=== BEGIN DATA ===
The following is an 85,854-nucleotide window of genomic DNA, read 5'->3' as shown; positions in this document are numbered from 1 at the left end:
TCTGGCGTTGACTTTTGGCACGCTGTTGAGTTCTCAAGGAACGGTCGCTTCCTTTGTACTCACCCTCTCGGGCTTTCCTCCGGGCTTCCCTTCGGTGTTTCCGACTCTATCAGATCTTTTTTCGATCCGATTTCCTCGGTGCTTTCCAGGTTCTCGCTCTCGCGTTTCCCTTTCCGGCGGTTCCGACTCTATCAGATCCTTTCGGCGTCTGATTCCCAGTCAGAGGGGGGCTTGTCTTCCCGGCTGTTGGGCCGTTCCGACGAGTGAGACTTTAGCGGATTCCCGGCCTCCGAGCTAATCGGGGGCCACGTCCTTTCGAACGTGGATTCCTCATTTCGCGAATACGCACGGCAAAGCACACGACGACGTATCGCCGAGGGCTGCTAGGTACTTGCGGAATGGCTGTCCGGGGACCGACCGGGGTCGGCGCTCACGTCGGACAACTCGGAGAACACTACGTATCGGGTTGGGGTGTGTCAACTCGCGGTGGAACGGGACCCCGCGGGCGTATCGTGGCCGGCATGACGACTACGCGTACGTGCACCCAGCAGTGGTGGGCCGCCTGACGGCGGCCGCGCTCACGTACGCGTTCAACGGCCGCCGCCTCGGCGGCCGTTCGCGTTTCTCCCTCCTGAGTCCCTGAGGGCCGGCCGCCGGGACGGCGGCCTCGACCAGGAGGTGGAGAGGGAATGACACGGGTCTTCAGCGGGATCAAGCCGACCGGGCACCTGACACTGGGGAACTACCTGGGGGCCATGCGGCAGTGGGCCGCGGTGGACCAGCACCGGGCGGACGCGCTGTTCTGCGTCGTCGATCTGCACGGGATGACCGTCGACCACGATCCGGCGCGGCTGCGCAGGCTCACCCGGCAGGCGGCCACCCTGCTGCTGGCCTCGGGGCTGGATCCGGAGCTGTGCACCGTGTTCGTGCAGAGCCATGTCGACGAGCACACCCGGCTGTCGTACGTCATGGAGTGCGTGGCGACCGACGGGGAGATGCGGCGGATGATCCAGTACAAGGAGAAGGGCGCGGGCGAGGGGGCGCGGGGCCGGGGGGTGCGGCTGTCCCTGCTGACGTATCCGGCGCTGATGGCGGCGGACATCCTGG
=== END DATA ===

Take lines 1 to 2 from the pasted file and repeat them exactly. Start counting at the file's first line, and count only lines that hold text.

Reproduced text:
The following is an 85,854-nucleotide window of genomic DNA, read 5'->3' as shown; positions in this document are numbered from 1 at the left end:
TCTGGCGTTGACTTTTGGCACGCTGTTGAGTTCTCAAGGAACGGTCGCTTCCTTTGTACTCACCCTCTCGGGCTTTCCTCCGGGCTTCCCTTCGGTGTTTCCGACTCTATCAGATCTTTTTTCGATCCGATTTCCTCGGTGCTTTCCAGGTTCTCGCTCTCGCGTTTCCCTTTCCGGCGGTTCCGACTCTATCAGATCCTTTCGGCGTCTGATTCCCAGTCAGAGGGGGGCTTGTCTTCCCGGCTGTTGGGCCGTTCCGACGAGTGAGACTTTAGCGGATTCCCGGCCTCCGAGCTAATCGGGGGCCACGTCCTTTCGAACGTGGATTCCTCATTTCGCGAATACGCACGGCAAAGCACACGACGACGTATCGCCGAGGGCTGCTAGGTACTTGCGGAATGGCTGTCCGGGGACCGACCGGGGTCGGCGCTCACGTCGGACAACTCGGAGAACACTACGTATCGGGTTGGGGTGTGTCAACTCGCGGTGGAACGGGACCCCGCGGGCGTATCGTGGCCGGCATGACGACTACGCGTACGTGCACCCAGCAGTGGTGGGCCGCCTGACGGCGGCCGCGCTCACGTACGCGTTCAACGGCCGCCGCCTCGGCGGCCGTTCGCGTTTCTCCCTCCTGAGTCCCTGAGGGCCGGCCGCCGGGACGGCGGCCTCGACCAGGAGGTGGAGAGGGAATGACACGGGTCTTCAGCGGGATCAAGCCGACCGGGCACCTGACACTGGGGAACTACCTGGGGGCCATGCGGCAGTGGGCCGCGGTGGACCAGCACCGGGCGGACGCGCTGTTCTGCGTCGTCGATCTGCACGGGATGACCGTCGACCACGATCCGGCGCGGCTGCGCAGGCTCACCCGGCAGGCGGCCACCCTGCTGCTGGCCTCGGGGCTGGATCCGGAGCTGTGCACCGTGTTCGTGCAGAGCCATGTCGACGAGCACACCCGGCTGTCGTACGTCATGGAGTGCGTGGCGACCGACGGGGAGATGCGGCGGATGATCCAGTACAAGGAGAAGGGCGCGGGCGAGGGGGCGCGGGGCCGGGGGGTGCGGCTGTCCCTGCTGACGTATCCGGCGCTGATGGCGGCGGACATCCTGG